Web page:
Stocks & Commodities V. 22:11 (78-81): Noise And Time Series by Clem Chambers
Does signal processing help in determining future price movements? After reading this, you may be tempted to explore further.
I t’s an unhappy fact that thousands of people comb over market time series every single day. Whether they are drawing lines on paper, crunching numbers in Excel, or programming backtesters, they are all looking for the same thing: a way to make money trading using the historical record to predict the future.
According to the efficient market hypothesis, this of course is impossible. Fortunately, hypothesis means “theory,” not
an irrefutable truth. So we can all get back to the data and get on with our hypothesis — that the past can indicate the future. We just have to figure out how.
NOT FOLLOWING THE CROWD
As anyone who has sifted through a box of old coins at a flea market will tell you, it is hard to find any gold ones, because hundreds of people have been there before you. This is the problem we all face in the way of trading ideas; the most obvious ideas are gone, preempted by others prepared or able to take a smaller return than we can or able to make the trade faster than we can.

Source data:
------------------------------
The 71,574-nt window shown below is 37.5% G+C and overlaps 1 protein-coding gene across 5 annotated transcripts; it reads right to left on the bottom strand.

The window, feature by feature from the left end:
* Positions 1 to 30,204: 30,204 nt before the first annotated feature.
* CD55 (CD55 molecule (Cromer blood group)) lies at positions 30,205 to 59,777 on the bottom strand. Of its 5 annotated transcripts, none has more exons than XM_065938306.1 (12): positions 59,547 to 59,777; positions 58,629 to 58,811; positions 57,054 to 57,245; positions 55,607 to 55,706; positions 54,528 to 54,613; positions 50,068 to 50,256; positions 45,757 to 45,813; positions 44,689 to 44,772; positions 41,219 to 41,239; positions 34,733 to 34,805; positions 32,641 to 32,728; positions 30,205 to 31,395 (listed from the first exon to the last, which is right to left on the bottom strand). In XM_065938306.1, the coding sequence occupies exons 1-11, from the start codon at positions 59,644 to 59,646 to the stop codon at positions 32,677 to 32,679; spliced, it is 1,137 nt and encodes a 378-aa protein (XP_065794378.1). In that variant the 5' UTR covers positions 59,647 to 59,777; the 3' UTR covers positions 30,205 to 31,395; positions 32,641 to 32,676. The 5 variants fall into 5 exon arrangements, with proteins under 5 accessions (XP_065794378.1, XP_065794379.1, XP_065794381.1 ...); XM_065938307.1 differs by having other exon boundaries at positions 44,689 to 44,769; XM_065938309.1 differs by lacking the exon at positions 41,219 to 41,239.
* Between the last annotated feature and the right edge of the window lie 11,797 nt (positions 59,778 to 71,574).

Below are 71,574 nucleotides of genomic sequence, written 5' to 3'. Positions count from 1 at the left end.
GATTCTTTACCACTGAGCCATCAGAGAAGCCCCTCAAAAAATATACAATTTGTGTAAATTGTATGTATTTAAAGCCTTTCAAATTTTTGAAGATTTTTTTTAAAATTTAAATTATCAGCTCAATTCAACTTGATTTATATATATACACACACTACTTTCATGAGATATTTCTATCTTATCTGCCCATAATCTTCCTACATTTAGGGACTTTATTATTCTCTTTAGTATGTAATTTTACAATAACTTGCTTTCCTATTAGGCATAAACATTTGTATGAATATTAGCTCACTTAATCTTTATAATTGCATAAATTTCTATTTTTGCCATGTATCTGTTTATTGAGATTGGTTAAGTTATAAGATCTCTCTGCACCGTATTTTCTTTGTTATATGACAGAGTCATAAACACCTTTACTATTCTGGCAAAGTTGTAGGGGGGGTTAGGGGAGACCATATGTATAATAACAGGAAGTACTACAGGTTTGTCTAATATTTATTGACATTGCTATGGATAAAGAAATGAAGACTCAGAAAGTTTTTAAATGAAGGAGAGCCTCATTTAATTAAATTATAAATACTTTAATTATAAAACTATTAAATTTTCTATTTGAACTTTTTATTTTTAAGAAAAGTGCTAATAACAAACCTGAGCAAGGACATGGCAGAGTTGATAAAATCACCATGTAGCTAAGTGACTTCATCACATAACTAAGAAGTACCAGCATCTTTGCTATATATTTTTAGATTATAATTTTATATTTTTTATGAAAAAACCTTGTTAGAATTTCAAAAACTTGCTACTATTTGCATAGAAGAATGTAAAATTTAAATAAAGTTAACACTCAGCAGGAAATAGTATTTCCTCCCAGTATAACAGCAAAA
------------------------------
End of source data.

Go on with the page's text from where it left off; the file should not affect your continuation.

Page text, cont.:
However, I bought a couple of gold coins for mere pennies when I was a child, simply because I wasn’t
expecting to find a treasure. Untold people walked by the same opportunity but didn’t see it because they
were looking for something else or thinking in terms of rummaging around in the other box they thought
was the place to find coins. This might seem pointless to you, but data error in a time series is common. If we use faulty data, running a backtest can convince us that
we could have had a fantastic return on our trading system, when in fact no profit potential was there.